Pages: [1]   Go Down
Author Topic: I2C How to request 2 different data packages on same device?  (Read 586 times)
0 Members and 1 Guest are viewing this topic.
Hamme, Belgium
Offline Offline
Sr. Member
****
Karma: 4
Posts: 387
View Profile
WWW
 Bigger Bigger  Smaller Smaller  Reset Reset

In short:

I have 1 Arduino with Ethernet shield using NTP to set internal time and also a web page to submit text messages. : SLAVE I2C

I have a second Arduino showing time and the txt message on 3 Sure3208 matrix led's. MASTER I2C

Now I want to send my text message and correct time to the second arduino, when asked for.

time is 8 bytes
text is 96 bytes

can I make my MASTER I2C ask for 96 bytes and thus receive the text message and than some where else ask for 8 bytes end thus receive time?

MASTER:
Code:
Wire.beginTransmission(SLAVE);
Wire.requestFrom(SLAVE,8);
Wire.endTransmission();
rcv_bytes = Wire.receive();
timebuffer = rcv_bytes;

Wire.beginTransmission(SLAVE);
Wire.requestFrom(SLAVE,96);
Wire.endTransmission();
rcv_bytes = Wire.receive();
txtbufffer = rcv_bytes;

Logged


Hamme, Belgium
Offline Offline
Sr. Member
****
Karma: 4
Posts: 387
View Profile
WWW
 Bigger Bigger  Smaller Smaller  Reset Reset

or maybe I should think this differently.

I'll send an extra byte in front of the data 'T' or 'M' meaning Time or Message.

The I2Cmaster will send 'T' + time when every 6 hours (or so).
The I2Cmaster will send 'M' + message every time it's needed.

the I2Cslave now receives all bytes (including the first 'T' or 'M' and can fill the correct buffers to hold correct time or message
Logged


Hamme, Belgium
Offline Offline
Sr. Member
****
Karma: 4
Posts: 387
View Profile
WWW
 Bigger Bigger  Smaller Smaller  Reset Reset

Or an other way I consider:

Let the slave arduino have 2 wire.begin instances, so it acts as 2 different I2C slaves.
This way time request and message request will be separated.

BUT, can you setup an arduino act as 2 I2C slaves?
Logged


Seattle, WA USA
Offline Offline
Brattain Member
*****
Karma: 610
Posts: 49086
Seattle, WA USA
View Profile
 Bigger Bigger  Smaller Smaller  Reset Reset

In between the wire.beginTransmission() and the wire.endTransmission() calls, you can call wire.write() (or wire.send(), depending on IDE version) to send the slave additional data, that it can read to decide what to return.

It might be easier for the master to just request the slave to send all data, and have the slave return the time and message. The master can then sort out the time from the message.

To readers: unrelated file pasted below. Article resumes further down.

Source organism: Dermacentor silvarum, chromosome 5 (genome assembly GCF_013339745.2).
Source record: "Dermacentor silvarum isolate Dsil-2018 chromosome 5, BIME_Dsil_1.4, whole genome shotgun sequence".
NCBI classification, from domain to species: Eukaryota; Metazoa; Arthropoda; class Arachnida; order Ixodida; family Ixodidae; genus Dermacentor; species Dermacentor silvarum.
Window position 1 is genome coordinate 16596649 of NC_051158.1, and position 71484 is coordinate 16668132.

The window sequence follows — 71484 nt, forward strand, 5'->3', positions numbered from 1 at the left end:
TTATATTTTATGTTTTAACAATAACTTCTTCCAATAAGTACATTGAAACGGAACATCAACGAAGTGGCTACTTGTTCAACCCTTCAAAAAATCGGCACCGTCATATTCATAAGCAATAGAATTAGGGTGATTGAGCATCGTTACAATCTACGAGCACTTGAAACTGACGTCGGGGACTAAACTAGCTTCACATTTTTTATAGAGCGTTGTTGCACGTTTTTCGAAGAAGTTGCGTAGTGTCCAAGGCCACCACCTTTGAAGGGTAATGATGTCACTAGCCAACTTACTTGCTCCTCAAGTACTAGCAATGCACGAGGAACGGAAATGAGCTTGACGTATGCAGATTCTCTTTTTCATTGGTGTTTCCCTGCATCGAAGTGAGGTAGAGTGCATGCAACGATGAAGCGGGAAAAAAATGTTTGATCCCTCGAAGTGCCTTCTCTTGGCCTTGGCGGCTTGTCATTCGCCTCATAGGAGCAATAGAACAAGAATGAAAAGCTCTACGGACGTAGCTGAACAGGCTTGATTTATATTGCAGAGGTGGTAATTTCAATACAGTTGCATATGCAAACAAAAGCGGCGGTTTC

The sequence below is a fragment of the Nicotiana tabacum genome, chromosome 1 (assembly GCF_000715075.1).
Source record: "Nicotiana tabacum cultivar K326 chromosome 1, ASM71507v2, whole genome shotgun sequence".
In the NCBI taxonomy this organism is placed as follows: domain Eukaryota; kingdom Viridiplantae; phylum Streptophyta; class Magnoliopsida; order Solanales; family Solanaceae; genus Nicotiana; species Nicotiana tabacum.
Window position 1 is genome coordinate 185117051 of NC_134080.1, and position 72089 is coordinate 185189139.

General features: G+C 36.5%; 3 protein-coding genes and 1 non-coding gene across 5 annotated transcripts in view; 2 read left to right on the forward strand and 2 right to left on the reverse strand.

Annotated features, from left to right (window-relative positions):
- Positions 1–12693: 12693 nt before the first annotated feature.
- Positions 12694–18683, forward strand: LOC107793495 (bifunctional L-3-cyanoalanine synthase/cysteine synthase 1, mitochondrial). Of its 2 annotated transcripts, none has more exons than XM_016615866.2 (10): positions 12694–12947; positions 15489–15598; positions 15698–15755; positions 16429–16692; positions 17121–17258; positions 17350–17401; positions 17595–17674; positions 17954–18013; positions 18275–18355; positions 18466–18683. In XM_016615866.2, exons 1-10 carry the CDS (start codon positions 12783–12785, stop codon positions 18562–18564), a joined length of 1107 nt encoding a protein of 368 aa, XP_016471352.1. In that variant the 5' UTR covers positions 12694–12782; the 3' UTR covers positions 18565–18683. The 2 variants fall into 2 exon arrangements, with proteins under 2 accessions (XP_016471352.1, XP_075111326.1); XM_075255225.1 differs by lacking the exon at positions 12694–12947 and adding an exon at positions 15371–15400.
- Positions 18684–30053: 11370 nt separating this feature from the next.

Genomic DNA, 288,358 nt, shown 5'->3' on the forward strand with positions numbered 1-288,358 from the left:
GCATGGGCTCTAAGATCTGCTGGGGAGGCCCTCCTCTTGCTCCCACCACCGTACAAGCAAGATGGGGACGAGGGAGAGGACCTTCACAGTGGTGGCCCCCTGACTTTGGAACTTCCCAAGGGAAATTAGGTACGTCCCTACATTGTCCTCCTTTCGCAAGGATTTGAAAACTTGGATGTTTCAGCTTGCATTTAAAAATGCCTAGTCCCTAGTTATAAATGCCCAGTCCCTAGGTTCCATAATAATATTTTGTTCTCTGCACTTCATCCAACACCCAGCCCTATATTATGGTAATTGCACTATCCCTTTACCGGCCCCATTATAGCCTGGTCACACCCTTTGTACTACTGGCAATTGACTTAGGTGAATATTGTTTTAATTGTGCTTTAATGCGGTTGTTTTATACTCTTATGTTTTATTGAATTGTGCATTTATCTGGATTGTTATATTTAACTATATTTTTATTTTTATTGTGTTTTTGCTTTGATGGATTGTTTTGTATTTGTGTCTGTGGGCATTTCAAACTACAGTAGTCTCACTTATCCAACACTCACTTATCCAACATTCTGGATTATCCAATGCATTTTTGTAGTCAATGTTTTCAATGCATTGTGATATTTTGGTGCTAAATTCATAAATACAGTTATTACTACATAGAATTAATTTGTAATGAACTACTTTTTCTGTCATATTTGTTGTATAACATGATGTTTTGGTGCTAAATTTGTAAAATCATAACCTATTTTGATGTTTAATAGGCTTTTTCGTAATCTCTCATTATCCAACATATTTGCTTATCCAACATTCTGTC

Logged

Global Moderator
Online Online
Brattain Member
*****
Karma: 480
Posts: 18734
Lua rocks!
View Profile
WWW
 Bigger Bigger  Smaller Smaller  Reset Reset

This isn't right:

Code:
Wire.beginTransmission(SLAVE);
Wire.requestFrom(SLAVE,8);
Wire.endTransmission();
rcv_bytes = Wire.receive();

You should send something and then request a response. ie.

Code:
Wire.beginTransmission(SLAVE);
Wire.send ("T");  // tell it you want the time
Wire.endTransmission();

// get response
Wire.requestFrom(SLAVE,8);  // get 8 bytes back

// receive up to 8 bytes
if (Wire.available () >= 8)
  {
  rcv_bytes = Wire.receive();
  // and so on for another 7
  }

Quote
BUT, can you setup an arduino act as 2 I2C slaves?

What do you mean? A slave will respond to a request from any master, and you can have more than one master.

See here for more info:

http://gammon.com.au/i2c
Logged


Hamme, Belgium
Offline Offline
Sr. Member
****
Karma: 4
Posts: 387
View Profile
WWW
 Bigger Bigger  Smaller Smaller  Reset Reset

@Nick Gammon and @PaulS thanks for your reply.

Quote
What do you mean? A slave will respond to a request from any master, and you can have more than one master.

I thought, I wouldn't be able to ask for 2 different kinds of data packages. But thanks to your example on your link (@Nick Gammon), I now understand you can have your master ask for specific data and let your slave answer accordingly.

Now reading that link, I came across this: